The 6 is the entry level carbon Synapse, but uses the same sculpted SAVE PLUS frame as more expensive models.
Developed from the pivotless rear ends of Cannondale’s full suspension mountain bikes, flat sections on the chainstays and seatstays are designed to provide ‘micro suspension’ between you and the road.
The fork, seat tube and seatpost are designed with dramatically tapered centre sections to increase flex too. The result certainly isolates a decent amount of road shock over rough surfaces and reduces jolting over potholes.
That’s more impressive considering the decidedly firm ride of the heavy duty Schwalbe Lugano tyres, although their inertia does add a helpful steamroller effect on rough roads compared with lighter rubber.
On the subject of weight, aluminium inserts for the seatpost and the fork’s alloy crown and steerer mean the chassis is heavy. The sturdy Shimano wheels are also weighty, so spinning the Synapse up to speed is a relatively prolonged process.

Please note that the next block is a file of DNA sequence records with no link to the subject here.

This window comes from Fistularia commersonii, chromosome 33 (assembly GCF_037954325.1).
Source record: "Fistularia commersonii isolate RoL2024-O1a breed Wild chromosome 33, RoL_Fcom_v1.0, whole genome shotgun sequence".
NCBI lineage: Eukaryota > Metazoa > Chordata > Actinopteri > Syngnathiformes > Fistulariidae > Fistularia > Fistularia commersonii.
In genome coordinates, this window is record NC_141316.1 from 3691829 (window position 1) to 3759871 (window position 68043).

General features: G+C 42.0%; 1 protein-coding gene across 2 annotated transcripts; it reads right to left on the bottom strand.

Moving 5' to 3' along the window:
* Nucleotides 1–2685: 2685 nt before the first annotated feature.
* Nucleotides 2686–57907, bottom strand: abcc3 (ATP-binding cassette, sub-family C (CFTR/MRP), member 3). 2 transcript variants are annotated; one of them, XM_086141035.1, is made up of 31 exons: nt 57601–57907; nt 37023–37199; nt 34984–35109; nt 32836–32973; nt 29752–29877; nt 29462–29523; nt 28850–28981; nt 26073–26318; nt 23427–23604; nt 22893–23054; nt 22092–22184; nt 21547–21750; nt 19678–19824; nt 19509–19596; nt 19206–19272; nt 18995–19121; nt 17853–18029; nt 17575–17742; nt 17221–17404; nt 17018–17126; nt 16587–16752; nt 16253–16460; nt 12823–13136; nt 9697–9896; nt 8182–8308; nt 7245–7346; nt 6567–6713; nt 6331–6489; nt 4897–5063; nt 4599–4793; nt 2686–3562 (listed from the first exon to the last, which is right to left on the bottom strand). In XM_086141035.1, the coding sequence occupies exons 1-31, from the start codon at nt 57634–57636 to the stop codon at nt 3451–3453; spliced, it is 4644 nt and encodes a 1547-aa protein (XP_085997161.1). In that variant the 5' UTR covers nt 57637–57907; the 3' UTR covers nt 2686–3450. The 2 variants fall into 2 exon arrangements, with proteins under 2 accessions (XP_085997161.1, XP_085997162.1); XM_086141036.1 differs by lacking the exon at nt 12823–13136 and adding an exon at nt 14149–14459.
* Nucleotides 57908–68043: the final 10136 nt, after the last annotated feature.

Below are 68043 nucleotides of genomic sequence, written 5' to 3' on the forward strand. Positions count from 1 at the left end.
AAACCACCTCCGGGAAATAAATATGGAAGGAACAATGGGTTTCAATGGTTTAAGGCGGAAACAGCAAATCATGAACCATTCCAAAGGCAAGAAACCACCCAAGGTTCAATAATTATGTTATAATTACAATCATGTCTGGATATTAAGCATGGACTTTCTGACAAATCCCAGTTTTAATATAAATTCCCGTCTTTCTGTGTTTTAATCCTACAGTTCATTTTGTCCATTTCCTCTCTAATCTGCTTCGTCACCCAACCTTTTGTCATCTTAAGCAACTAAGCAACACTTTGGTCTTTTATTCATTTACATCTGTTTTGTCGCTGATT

You need to make the most of the extra-large 32-tooth sprocket on the SRAM WiFli transmission to keep power application smooth rather than jerky in or out of the saddle too; try to push a bigger gear and the SAVE rear end can start to bounce to the rhythm of your cranking, which is really off-putting on the steepest climbs, when it’s better to have all your effort winching you up from the valley floor, not turning your bike into a spacehopper.
While the handling geometry itself is fine, there’s also noticeable distortion between rider and rubber when you start snaking downhill. It’s more of an approximate line vagueness than a treacherous load up and twang trait, but it’s another reason why more aggressive riders should be looking at the racier Super Six at the same price.
But as we’ve said, the extra wheel weight and the frame’s ability to shrug off holes and sustain speed is a real bonus in terms of flatland momentum, so if you’re more into cruising than climbing the Synapse is on your wavelength.